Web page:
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What To Look For During A Sea Trial [Yacht Guide]

Marina Nazario | November 25, 2020



Test run your next new or used boat before purchasing it.

A sea trial is a test run of a yacht or boat that you’re interested in purchasing. It’s a standard part of the boat buying process and an opportunity to observe how your dream yacht or boat cruises on the water. The goal of a sea trial is to conduct a pre-purchase inspection of the boat to observe how the vessel handles and to uncover any flaws or defects in its systems. It’s important to determine if all systems function normally when running under normal conditions.

Just as you might test drive a car before purchasing it, you can do the same with a new or used boat. For first-time yacht owners, it can be confusing to know what to look for during the test run. If that’s the case, bring along your reliable yacht broker, knowledgeable boating friend, or, for larger boats, a marine surveyor as an extra pair of eyes.

While it’s no doubt going to be an exhilarating ride, here’s a quick checklist of what to look for during a sea trial. Remember, your Denison yacht broker will be available to you throughout the entire boat buying process, including yacht showing, sea trial, and boat closing.

Arrive Prepared

As you prepare for your sea trial, make sure to pack a notepad and pen to jot down any observations or questions you may have about the yacht or boat. It may also be handy to bring a camera or use a phone camera for photos. While you’re still tied to the dock, get on board, and conduct a visual inspection of the vessel. Observe the engine and transmission fluids, steering system, and exhaust system. Wiggle any grab rails or seat pedestals to ensure that they’re firmly mounted. Use all of your senses and take your time to see, smell, or touch the boat so you don’t miss anything.

During The Sea Trial

Listen for the engine alarms as you turn the keys or ignition switch to “on” without starting the engine. If you don’t hear anything, the engine may be operating without low oil pressure or high water temperature alarms (that means there’s no warning for an impending overheat). As she gets underway, test visibility as the driver. Do you have good forward vision when accelerating onto plane? Is there a distracting reflection or glare off the windshield? Make note of these observations.

Create or head into rougher water to see how the boat handles bumps. Listen for rattles or vibrations as you speed up and go over wake on open water. A well-designed hull will easily carve through the wake. At no-wake speeds, center the wheel and note how well the boat keeps its line. Does it wander at slow speeds? Single sterndrive or outboard-powered boats have a tendency to drift, but that can be minimized by trimming the engine up slightly.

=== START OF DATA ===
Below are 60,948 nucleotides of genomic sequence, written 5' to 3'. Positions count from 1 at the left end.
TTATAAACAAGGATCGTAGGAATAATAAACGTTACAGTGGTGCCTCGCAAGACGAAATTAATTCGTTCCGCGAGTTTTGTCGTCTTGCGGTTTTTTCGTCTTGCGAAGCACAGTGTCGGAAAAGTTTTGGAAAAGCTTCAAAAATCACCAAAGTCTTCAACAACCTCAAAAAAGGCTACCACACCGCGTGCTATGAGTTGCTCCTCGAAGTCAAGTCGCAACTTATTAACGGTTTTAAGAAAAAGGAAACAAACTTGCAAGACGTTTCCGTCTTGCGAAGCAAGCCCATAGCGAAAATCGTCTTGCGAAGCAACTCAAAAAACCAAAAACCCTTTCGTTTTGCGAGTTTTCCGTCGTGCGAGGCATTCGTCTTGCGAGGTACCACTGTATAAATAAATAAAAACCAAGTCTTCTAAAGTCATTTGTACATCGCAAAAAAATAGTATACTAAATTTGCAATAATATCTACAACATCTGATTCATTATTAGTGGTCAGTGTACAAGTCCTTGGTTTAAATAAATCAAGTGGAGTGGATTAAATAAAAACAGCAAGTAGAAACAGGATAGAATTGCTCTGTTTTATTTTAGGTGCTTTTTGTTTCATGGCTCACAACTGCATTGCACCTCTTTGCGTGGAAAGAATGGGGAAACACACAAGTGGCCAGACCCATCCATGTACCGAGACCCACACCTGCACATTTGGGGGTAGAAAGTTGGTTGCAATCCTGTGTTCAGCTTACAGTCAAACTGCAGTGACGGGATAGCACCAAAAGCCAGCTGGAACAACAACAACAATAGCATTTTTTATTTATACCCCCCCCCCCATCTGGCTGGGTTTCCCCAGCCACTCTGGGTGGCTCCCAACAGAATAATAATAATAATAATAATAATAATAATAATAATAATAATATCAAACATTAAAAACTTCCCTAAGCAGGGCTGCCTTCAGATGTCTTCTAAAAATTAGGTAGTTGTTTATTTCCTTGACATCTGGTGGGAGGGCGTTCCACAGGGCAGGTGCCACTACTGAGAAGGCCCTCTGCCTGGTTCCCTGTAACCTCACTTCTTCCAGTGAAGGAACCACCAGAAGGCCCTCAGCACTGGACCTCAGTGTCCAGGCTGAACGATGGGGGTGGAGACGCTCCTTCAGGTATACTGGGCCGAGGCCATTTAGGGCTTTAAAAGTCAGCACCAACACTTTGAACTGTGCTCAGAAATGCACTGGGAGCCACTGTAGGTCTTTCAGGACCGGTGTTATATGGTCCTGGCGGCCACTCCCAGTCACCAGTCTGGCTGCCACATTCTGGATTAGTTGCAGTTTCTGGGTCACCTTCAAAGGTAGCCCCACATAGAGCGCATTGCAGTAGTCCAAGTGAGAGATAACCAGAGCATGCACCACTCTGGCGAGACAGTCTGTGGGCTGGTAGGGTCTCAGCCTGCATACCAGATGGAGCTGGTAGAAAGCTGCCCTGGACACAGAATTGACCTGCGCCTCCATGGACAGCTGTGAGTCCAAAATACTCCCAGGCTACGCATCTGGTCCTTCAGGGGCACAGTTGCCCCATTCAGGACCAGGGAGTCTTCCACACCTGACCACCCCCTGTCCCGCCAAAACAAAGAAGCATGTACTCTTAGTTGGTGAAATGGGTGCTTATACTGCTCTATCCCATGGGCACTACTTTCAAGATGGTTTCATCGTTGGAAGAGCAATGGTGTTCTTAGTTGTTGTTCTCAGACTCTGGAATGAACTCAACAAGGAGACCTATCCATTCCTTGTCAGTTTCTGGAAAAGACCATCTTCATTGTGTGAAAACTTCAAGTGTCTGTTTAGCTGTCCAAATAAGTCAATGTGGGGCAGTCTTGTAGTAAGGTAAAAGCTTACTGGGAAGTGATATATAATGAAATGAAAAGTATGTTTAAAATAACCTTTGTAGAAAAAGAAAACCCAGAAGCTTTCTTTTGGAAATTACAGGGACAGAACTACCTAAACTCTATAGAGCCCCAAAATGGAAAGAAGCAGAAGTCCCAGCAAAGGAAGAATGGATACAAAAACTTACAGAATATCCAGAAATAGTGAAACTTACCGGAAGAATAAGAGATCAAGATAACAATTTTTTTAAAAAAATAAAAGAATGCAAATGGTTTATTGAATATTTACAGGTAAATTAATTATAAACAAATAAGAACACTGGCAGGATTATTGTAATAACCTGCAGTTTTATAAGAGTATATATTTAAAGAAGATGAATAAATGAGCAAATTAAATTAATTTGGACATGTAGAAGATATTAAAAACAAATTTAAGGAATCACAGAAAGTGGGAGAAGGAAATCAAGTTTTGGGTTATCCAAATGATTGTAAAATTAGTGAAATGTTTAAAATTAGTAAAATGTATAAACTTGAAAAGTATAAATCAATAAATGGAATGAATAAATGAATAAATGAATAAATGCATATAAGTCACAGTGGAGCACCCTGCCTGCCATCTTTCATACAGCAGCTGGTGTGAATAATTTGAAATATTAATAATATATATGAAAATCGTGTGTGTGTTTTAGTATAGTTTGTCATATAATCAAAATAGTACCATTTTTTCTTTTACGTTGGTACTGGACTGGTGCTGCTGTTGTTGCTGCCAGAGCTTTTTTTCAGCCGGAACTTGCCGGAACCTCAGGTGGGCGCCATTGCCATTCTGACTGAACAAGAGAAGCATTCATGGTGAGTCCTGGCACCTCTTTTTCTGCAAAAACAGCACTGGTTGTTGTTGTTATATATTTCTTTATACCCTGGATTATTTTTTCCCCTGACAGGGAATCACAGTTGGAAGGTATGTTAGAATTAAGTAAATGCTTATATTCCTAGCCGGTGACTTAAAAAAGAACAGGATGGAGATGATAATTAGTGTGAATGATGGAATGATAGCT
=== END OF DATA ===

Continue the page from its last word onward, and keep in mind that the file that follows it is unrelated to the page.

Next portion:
As a passenger, sit in various seats throughout the boat. If the boat has a forward cockpit, does it offer security to passengers? Is the main cockpit roomy enough for adults? Does the layout encourage socializing or is it ideal for fishing? Make sure that as a passenger underway, you feel comfortable at high speeds without constantly reaching for handholds.

While it’s important to simulate real-world usage during a sea trial, keep in mind that performance may be affected during a lightly loaded test ride. On a typical day that you use the boat, you’re probably going to pack it with coolers, fishing gear, or guests and family members — that weight gives way to a different performance. If the boat feels too sluggish to hit performance targets during the sea trial, ask your broker about other horsepower options available.

Other factors to consider

As you spend time with the new or used boat during a sea trial, check interior items such as stowage, upholstery, handhold and cup holder placements, maneuverability inside the vessel, and electronics. Go ahead and flip on all electrical accessories to confirm they’re working. Don’t forget the running lights and bilge pump. Listen to the boat while underway and make note if you hear anything unusual such as rattles or vibrations.

One of the differences between buying a new boat versus a used boat is power. A benefit of purchasing a new boat is that you can rig it the way you want — so you can request a sea trial on a boat with the same make and model engines as on the boat you want to purchase (if it’s different). For used boats, the power installed is the power you get.

Buying a new or used powerboat, sailboat, catamaran, or center console is an exciting experience. Make sure to get a thorough evaluation of the vessel before purchasing it, that way there are no surprises once it’s in your possession. Ready to find your next new or used boat? Contact a Denison yacht broker to start the process. They’ll be your reliable point of contact before, during, and after purchase.